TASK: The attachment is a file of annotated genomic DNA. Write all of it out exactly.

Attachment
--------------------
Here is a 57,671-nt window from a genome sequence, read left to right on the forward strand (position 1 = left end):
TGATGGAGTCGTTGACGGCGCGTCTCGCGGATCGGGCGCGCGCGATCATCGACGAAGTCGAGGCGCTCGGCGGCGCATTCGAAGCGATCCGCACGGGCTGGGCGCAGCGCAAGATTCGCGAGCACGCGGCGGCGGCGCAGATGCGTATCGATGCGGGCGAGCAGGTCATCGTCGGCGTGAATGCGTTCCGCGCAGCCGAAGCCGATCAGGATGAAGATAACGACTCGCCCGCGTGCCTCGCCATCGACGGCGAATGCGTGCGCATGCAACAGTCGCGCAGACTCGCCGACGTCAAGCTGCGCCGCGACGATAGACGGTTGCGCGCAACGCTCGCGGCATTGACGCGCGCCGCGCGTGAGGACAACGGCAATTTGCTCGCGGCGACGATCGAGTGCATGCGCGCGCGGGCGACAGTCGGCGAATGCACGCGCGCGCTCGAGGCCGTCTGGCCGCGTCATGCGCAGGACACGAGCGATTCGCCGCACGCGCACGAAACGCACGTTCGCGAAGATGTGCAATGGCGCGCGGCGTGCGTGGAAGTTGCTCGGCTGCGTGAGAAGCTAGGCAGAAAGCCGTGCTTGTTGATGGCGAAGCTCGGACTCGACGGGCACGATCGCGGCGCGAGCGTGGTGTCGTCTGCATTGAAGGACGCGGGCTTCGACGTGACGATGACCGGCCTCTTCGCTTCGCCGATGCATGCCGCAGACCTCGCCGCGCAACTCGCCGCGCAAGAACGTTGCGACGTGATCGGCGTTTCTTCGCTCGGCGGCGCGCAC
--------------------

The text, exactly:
Here is a 57,671-nt window from a genome sequence, read left to right on the forward strand (position 1 = left end):
TGATGGAGTCGTTGACGGCGCGTCTCGCGGATCGGGCGCGCGCGATCATCGACGAAGTCGAGGCGCTCGGCGGCGCATTCGAAGCGATCCGCACGGGCTGGGCGCAGCGCAAGATTCGCGAGCACGCGGCGGCGGCGCAGATGCGTATCGATGCGGGCGAGCAGGTCATCGTCGGCGTGAATGCGTTCCGCGCAGCCGAAGCCGATCAGGATGAAGATAACGACTCGCCCGCGTGCCTCGCCATCGACGGCGAATGCGTGCGCATGCAACAGTCGCGCAGACTCGCCGACGTCAAGCTGCGCCGCGACGATAGACGGTTGCGCGCAACGCTCGCGGCATTGACGCGCGCCGCGCGTGAGGACAACGGCAATTTGCTCGCGGCGACGATCGAGTGCATGCGCGCGCGGGCGACAGTCGGCGAATGCACGCGCGCGCTCGAGGCCGTCTGGCCGCGTCATGCGCAGGACACGAGCGATTCGCCGCACGCGCACGAAACGCACGTTCGCGAAGATGTGCAATGGCGCGCGGCGTGCGTGGAAGTTGCTCGGCTGCGTGAGAAGCTAGGCAGAAAGCCGTGCTTGTTGATGGCGAAGCTCGGACTCGACGGGCACGATCGCGGCGCGAGCGTGGTGTCGTCTGCATTGAAGGACGCGGGCTTCGACGTGACGATGACCGGCCTCTTCGCTTCGCCGATGCATGCCGCAGACCTCGCCGCGCAACTCGCCGCGCAAGAACGTTGCGACGTGATCGGCGTTTCTTCGCTCGGCGGCGCGCAC